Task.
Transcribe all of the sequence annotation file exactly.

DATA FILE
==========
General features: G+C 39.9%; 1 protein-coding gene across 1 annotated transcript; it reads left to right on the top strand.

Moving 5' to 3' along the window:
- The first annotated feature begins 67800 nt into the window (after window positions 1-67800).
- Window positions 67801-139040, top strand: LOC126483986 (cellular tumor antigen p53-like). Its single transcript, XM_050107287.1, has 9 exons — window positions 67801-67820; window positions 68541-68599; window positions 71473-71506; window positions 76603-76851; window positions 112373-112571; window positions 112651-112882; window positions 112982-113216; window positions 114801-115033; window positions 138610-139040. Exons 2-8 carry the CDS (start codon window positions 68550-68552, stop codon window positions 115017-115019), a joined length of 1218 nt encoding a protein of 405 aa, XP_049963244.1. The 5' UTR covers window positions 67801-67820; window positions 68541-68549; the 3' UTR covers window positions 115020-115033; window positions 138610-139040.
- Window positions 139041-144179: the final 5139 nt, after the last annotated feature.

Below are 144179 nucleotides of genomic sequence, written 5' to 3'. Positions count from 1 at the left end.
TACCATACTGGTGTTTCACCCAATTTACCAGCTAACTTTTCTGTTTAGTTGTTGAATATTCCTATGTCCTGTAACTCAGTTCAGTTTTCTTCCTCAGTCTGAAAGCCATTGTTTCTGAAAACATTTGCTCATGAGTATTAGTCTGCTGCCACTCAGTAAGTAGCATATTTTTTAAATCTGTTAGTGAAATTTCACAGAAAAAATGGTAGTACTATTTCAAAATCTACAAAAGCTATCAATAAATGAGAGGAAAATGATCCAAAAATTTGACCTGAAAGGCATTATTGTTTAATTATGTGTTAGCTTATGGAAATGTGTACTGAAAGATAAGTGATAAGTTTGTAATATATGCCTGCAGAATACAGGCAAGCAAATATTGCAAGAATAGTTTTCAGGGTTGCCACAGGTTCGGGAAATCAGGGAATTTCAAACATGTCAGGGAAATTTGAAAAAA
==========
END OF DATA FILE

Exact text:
General features: G+C 39.9%; 1 protein-coding gene across 1 annotated transcript; it reads left to right on the top strand.

Moving 5' to 3' along the window:
- The first annotated feature begins 67800 nt into the window (after window positions 1-67800).
- Window positions 67801-139040, top strand: LOC126483986 (cellular tumor antigen p53-like). Its single transcript, XM_050107287.1, has 9 exons — window positions 67801-67820; window positions 68541-68599; window positions 71473-71506; window positions 76603-76851; window positions 112373-112571; window positions 112651-112882; window positions 112982-113216; window positions 114801-115033; window positions 138610-139040. Exons 2-8 carry the CDS (start codon window positions 68550-68552, stop codon window positions 115017-115019), a joined length of 1218 nt encoding a protein of 405 aa, XP_049963244.1. The 5' UTR covers window positions 67801-67820; window positions 68541-68549; the 3' UTR covers window positions 115020-115033; window positions 138610-139040.
- Window positions 139041-144179: the final 5139 nt, after the last annotated feature.

Below are 144179 nucleotides of genomic sequence, written 5' to 3'. Positions count from 1 at the left end.
TACCATACTGGTGTTTCACCCAATTTACCAGCTAACTTTTCTGTTTAGTTGTTGAATATTCCTATGTCCTGTAACTCAGTTCAGTTTTCTTCCTCAGTCTGAAAGCCATTGTTTCTGAAAACATTTGCTCATGAGTATTAGTCTGCTGCCACTCAGTAAGTAGCATATTTTTTAAATCTGTTAGTGAAATTTCACAGAAAAAATGGTAGTACTATTTCAAAATCTACAAAAGCTATCAATAAATGAGAGGAAAATGATCCAAAAATTTGACCTGAAAGGCATTATTGTTTAATTATGTGTTAGCTTATGGAAATGTGTACTGAAAGATAAGTGATAAGTTTGTAATATATGCCTGCAGAATACAGGCAAGCAAATATTGCAAGAATAGTTTTCAGGGTTGCCACAGGTTCGGGAAATCAGGGAATTTCAAACATGTCAGGGAAATTTGAAAAAA